Farmers told to shift to more water-efficient fodder.
ABU DHABI --The Abu Dhabi Farmers' Services Centre (ADFSC) has been encouraging farmers to cultivate buffel grass, a more water-efficient alternative to Rhodes grass. The grass will help save up to 40 per cent water according to experts.
The Farmers' Services Centre has determined that buffel grass, a kind of pasture grass, is a more sensible alternative to Rhodes grass and the centre has begun educating farmers on its proper cultivation methods.
Rhodes grass has traditionally been the Abu Dhabi farmers' fodder crop of choice and although further studies may reveal an even better alternative, buffel grass has so far proven to be the most productive, water-efficient and cost effective.
Chris Hirst, CEO of ADFSC, said that saving water is a huge incentive to switch to buffel grass, but perhaps more compelling for farmers is that it ends up being an economically sound decision. "Especially when you consider that it's more productive and more nutritious for livestock." Farmers are now discouraged from growing Rhodes grass, and the government stopped marketing it in the Western Region in September last year and in Abu Dhabi in September this year, he said.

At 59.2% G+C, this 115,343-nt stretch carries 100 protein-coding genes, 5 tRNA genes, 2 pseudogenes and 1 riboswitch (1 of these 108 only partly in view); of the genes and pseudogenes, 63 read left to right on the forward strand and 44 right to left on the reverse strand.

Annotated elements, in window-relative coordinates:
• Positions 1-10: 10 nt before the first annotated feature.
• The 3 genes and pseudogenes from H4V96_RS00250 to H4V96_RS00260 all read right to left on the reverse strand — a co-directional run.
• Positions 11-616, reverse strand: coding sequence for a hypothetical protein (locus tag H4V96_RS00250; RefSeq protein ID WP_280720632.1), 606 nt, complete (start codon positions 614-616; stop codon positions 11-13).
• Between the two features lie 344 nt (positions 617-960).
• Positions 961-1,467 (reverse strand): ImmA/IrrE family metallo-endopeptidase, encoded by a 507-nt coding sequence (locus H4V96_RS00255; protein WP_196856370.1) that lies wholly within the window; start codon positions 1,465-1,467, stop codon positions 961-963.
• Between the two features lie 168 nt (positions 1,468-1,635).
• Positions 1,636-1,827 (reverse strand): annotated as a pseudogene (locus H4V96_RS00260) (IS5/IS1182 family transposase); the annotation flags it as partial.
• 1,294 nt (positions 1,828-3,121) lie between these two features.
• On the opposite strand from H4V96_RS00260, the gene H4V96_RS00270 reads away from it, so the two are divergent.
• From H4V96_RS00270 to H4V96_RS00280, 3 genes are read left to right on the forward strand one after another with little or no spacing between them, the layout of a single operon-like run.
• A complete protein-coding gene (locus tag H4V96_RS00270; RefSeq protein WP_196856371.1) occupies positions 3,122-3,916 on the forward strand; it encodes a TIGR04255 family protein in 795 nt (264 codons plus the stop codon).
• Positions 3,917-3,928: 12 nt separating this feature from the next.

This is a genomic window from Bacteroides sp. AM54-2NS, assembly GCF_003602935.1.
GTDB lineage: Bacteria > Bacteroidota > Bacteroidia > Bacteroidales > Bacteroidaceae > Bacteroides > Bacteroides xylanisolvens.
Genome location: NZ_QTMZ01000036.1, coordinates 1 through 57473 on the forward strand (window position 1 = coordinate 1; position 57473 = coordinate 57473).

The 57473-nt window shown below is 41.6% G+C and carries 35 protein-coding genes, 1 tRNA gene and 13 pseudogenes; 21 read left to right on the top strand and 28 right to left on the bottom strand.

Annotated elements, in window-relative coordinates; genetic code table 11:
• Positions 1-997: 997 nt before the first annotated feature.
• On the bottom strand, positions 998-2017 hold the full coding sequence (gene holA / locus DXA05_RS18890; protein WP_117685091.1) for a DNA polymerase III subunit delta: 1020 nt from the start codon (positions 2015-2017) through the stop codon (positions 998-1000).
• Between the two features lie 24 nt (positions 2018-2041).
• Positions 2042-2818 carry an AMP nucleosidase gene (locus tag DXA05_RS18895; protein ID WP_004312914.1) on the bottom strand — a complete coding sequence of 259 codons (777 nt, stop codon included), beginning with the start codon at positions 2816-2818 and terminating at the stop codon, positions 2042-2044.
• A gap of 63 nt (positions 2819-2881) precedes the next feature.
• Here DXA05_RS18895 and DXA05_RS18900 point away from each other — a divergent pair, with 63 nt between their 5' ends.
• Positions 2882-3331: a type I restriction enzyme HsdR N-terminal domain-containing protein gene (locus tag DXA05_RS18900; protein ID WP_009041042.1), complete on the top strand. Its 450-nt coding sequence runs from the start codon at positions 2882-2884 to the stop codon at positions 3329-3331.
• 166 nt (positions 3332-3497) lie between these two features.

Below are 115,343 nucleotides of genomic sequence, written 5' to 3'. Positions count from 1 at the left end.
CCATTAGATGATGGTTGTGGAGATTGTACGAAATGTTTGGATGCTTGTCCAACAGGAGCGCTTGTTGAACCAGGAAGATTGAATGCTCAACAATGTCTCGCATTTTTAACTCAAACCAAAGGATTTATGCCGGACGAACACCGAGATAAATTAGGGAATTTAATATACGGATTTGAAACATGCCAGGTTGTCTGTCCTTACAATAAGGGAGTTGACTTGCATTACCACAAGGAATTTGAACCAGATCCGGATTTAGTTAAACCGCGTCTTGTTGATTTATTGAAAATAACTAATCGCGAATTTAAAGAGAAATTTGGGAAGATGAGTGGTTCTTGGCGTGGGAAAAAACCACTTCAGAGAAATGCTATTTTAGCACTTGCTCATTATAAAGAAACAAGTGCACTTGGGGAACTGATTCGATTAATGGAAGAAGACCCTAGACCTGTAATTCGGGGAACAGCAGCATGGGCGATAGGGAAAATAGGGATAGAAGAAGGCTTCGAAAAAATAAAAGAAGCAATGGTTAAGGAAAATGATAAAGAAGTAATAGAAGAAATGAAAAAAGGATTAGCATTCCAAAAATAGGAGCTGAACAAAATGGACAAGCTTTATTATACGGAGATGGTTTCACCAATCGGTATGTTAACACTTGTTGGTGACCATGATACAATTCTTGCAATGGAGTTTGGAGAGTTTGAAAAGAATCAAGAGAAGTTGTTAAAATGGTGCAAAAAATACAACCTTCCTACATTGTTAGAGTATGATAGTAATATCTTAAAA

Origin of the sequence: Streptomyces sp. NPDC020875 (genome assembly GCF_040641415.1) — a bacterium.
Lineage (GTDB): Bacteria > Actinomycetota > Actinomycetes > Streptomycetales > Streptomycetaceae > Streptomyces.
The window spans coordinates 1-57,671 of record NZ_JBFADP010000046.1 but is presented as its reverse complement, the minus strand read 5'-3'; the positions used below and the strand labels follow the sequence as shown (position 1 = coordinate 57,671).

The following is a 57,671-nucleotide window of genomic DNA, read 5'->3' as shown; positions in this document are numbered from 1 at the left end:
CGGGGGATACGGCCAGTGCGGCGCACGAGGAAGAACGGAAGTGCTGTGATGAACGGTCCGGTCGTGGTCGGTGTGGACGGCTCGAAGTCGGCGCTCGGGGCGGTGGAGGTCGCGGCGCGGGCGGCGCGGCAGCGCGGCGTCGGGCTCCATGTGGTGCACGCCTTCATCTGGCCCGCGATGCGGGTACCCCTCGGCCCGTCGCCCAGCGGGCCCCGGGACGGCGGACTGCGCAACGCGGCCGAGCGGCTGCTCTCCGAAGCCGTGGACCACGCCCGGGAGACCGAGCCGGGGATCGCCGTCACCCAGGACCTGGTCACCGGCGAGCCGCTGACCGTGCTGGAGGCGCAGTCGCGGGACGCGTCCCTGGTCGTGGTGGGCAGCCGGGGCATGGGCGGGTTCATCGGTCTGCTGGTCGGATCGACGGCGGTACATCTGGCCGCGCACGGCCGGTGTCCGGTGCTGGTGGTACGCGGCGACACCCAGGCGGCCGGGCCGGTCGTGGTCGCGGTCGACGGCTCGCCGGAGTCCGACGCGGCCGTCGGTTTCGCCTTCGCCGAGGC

In Al Ain, farmers still have the option of marketing Rhodes grass to the government (unless a farm happens to have water quality of less than 4,000 parts per million salt content).
Hirst said the ADFSC has been studying more water-efficient and productive crops in partnership with the International Centre for Biosaline Agriculture (ICBA), and buffel grass has emerged as the best alternative.
Through a series of seminars that ADFSC is hosting in partnership with the Ministry of Environment and Water and the Agricultural Engineering Company (AGRENCO), farmers will be educated on the proper cultivation methods and best growing practices.
The cultivation of buffel grass is very similar to that of Rhodes grass. This makes switching to its cultivation a relatively easy transition, said Hirst.
As far as seedbed preparation, sowing and fertilising are concerned, the cultivation of buffel grass is virtually the same as Rhodes grass. Farm workers will not have to learn new methods.
Advantages of buffel
When it comes to production, however, buffel grass should yield seven or more cuttings per year under optimal conditions. Rhodes grass, by comparison, will yield only five or, at most, six cuttings per year, Hirst said.
In addition, buffel grass seeds can also be cultivated for four years, one year more than is typical for Rhodes grass. Buffel grass is also more nutrient-rich than Rhodes grass and easier for animals to digest, making it an all-around more efficient forage crop.
For farm owners growing their own livestock feed, it makes sense to plant the crop that takes up the least amount of land and uses the least amount of water and other resources. Save that land for more profitable crops, said Hirst. Buffel grass seeds can be obtained at any of the ADFSC agricultural input shops.
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